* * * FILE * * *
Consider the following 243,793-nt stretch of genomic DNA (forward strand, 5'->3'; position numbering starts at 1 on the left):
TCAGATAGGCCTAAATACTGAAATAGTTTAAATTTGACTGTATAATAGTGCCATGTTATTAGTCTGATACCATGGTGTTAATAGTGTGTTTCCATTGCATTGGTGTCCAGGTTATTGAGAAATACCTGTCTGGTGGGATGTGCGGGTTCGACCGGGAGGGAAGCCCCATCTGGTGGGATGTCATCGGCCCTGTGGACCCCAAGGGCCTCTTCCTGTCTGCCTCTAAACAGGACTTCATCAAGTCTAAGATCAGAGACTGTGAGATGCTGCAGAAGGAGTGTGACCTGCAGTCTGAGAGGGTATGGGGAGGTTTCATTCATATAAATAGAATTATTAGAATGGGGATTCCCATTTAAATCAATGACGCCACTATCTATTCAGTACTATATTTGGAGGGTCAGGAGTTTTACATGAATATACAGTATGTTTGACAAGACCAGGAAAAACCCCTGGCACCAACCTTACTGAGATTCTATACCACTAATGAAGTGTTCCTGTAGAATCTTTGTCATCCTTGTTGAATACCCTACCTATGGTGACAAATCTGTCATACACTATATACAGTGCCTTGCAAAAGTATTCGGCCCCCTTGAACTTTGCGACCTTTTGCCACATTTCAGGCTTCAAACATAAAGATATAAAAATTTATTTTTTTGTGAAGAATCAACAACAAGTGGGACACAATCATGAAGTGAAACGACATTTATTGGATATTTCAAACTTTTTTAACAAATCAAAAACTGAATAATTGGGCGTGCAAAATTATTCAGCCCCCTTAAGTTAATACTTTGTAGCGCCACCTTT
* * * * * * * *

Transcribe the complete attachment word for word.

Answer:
Consider the following 243,793-nt stretch of genomic DNA (forward strand, 5'->3'; position numbering starts at 1 on the left):
TCAGATAGGCCTAAATACTGAAATAGTTTAAATTTGACTGTATAATAGTGCCATGTTATTAGTCTGATACCATGGTGTTAATAGTGTGTTTCCATTGCATTGGTGTCCAGGTTATTGAGAAATACCTGTCTGGTGGGATGTGCGGGTTCGACCGGGAGGGAAGCCCCATCTGGTGGGATGTCATCGGCCCTGTGGACCCCAAGGGCCTCTTCCTGTCTGCCTCTAAACAGGACTTCATCAAGTCTAAGATCAGAGACTGTGAGATGCTGCAGAAGGAGTGTGACCTGCAGTCTGAGAGGGTATGGGGAGGTTTCATTCATATAAATAGAATTATTAGAATGGGGATTCCCATTTAAATCAATGACGCCACTATCTATTCAGTACTATATTTGGAGGGTCAGGAGTTTTACATGAATATACAGTATGTTTGACAAGACCAGGAAAAACCCCTGGCACCAACCTTACTGAGATTCTATACCACTAATGAAGTGTTCCTGTAGAATCTTTGTCATCCTTGTTGAATACCCTACCTATGGTGACAAATCTGTCATACACTATATACAGTGCCTTGCAAAAGTATTCGGCCCCCTTGAACTTTGCGACCTTTTGCCACATTTCAGGCTTCAAACATAAAGATATAAAAATTTATTTTTTTGTGAAGAATCAACAACAAGTGGGACACAATCATGAAGTGAAACGACATTTATTGGATATTTCAAACTTTTTTAACAAATCAAAAACTGAATAATTGGGCGTGCAAAATTATTCAGCCCCCTTAAGTTAATACTTTGTAGCGCCACCTTT